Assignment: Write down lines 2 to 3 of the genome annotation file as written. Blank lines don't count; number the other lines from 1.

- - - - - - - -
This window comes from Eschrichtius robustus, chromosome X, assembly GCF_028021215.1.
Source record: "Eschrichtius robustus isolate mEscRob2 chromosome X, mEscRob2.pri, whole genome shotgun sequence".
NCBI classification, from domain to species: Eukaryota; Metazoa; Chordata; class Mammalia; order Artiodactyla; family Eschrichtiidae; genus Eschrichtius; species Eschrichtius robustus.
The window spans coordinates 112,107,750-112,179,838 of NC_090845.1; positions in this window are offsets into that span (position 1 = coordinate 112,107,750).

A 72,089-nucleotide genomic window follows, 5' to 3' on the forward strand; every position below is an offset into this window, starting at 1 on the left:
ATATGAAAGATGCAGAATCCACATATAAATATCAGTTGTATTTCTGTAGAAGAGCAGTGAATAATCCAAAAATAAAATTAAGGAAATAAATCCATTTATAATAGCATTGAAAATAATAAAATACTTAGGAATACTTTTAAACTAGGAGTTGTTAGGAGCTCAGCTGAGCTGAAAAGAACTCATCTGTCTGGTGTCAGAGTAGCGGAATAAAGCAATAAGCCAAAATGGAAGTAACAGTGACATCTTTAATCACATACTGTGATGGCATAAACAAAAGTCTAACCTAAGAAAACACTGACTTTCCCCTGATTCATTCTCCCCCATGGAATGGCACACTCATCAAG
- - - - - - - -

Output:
Source record: "Eschrichtius robustus isolate mEscRob2 chromosome X, mEscRob2.pri, whole genome shotgun sequence".
NCBI classification, from domain to species: Eukaryota; Metazoa; Chordata; class Mammalia; order Artiodactyla; family Eschrichtiidae; genus Eschrichtius; species Eschrichtius robustus.